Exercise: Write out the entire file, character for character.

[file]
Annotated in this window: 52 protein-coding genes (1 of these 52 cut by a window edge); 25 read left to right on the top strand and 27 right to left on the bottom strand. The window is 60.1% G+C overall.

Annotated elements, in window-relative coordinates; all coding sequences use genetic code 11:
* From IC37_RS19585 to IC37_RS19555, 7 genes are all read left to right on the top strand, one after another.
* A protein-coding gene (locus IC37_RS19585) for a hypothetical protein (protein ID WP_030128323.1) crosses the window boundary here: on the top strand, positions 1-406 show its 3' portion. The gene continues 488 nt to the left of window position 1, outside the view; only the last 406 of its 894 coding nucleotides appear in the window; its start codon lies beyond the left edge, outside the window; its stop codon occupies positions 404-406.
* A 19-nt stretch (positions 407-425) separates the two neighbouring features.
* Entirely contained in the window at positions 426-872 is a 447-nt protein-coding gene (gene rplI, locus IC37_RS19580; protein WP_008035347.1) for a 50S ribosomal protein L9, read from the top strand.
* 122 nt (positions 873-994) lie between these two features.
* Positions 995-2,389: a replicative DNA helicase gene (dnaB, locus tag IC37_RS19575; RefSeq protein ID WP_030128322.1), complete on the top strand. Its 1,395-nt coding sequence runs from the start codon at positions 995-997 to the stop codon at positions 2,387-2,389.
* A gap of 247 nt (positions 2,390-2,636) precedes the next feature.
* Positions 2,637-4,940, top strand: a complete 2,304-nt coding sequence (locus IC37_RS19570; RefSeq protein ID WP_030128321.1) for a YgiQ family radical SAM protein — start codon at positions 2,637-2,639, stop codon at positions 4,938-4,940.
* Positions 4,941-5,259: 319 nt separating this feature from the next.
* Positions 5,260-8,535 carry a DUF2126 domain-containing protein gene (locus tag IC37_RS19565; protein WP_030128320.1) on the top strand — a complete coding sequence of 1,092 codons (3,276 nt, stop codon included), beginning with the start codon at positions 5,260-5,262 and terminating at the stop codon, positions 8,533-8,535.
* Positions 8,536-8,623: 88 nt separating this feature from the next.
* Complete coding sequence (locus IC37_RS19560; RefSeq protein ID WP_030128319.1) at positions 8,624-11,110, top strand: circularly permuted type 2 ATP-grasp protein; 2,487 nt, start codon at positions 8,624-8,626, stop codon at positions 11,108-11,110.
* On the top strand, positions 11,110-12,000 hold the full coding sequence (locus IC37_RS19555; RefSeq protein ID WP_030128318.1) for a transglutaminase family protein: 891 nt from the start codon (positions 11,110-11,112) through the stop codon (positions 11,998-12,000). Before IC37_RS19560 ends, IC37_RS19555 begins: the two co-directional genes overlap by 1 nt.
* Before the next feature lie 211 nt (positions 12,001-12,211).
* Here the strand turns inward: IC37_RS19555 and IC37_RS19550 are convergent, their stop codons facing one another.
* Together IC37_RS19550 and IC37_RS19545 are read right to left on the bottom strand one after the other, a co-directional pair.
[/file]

Annotated in this window: 52 protein-coding genes (1 of these 52 cut by a window edge); 25 read left to right on the top strand and 27 right to left on the bottom strand. The window is 60.1% G+C overall.

Annotated elements, in window-relative coordinates; all coding sequences use genetic code 11:
* From IC37_RS19585 to IC37_RS19555, 7 genes are all read left to right on the top strand, one after another.
* A protein-coding gene (locus IC37_RS19585) for a hypothetical protein (protein ID WP_030128323.1) crosses the window boundary here: on the top strand, positions 1-406 show its 3' portion. The gene continues 488 nt to the left of window position 1, outside the view; only the last 406 of its 894 coding nucleotides appear in the window; its start codon lies beyond the left edge, outside the window; its stop codon occupies positions 404-406.
* A 19-nt stretch (positions 407-425) separates the two neighbouring features.
* Entirely contained in the window at positions 426-872 is a 447-nt protein-coding gene (gene rplI, locus IC37_RS19580; protein WP_008035347.1) for a 50S ribosomal protein L9, read from the top strand.
* 122 nt (positions 873-994) lie between these two features.
* Positions 995-2,389: a replicative DNA helicase gene (dnaB, locus tag IC37_RS19575; RefSeq protein ID WP_030128322.1), complete on the top strand. Its 1,395-nt coding sequence runs from the start codon at positions 995-997 to the stop codon at positions 2,387-2,389.
* A gap of 247 nt (positions 2,390-2,636) precedes the next feature.
* Positions 2,637-4,940, top strand: a complete 2,304-nt coding sequence (locus IC37_RS19570; RefSeq protein ID WP_030128321.1) for a YgiQ family radical SAM protein — start codon at positions 2,637-2,639, stop codon at positions 4,938-4,940.
* Positions 4,941-5,259: 319 nt separating this feature from the next.
* Positions 5,260-8,535 carry a DUF2126 domain-containing protein gene (locus tag IC37_RS19565; protein WP_030128320.1) on the top strand — a complete coding sequence of 1,092 codons (3,276 nt, stop codon included), beginning with the start codon at positions 5,260-5,262 and terminating at the stop codon, positions 8,533-8,535.
* Positions 8,536-8,623: 88 nt separating this feature from the next.
* Complete coding sequence (locus IC37_RS19560; RefSeq protein ID WP_030128319.1) at positions 8,624-11,110, top strand: circularly permuted type 2 ATP-grasp protein; 2,487 nt, start codon at positions 8,624-8,626, stop codon at positions 11,108-11,110.
* On the top strand, positions 11,110-12,000 hold the full coding sequence (locus IC37_RS19555; RefSeq protein ID WP_030128318.1) for a transglutaminase family protein: 891 nt from the start codon (positions 11,110-11,112) through the stop codon (positions 11,998-12,000). Before IC37_RS19560 ends, IC37_RS19555 begins: the two co-directional genes overlap by 1 nt.
* Before the next feature lie 211 nt (positions 12,001-12,211).
* Here the strand turns inward: IC37_RS19555 and IC37_RS19550 are convergent, their stop codons facing one another.
* Together IC37_RS19550 and IC37_RS19545 are read right to left on the bottom strand one after the other, a co-directional pair.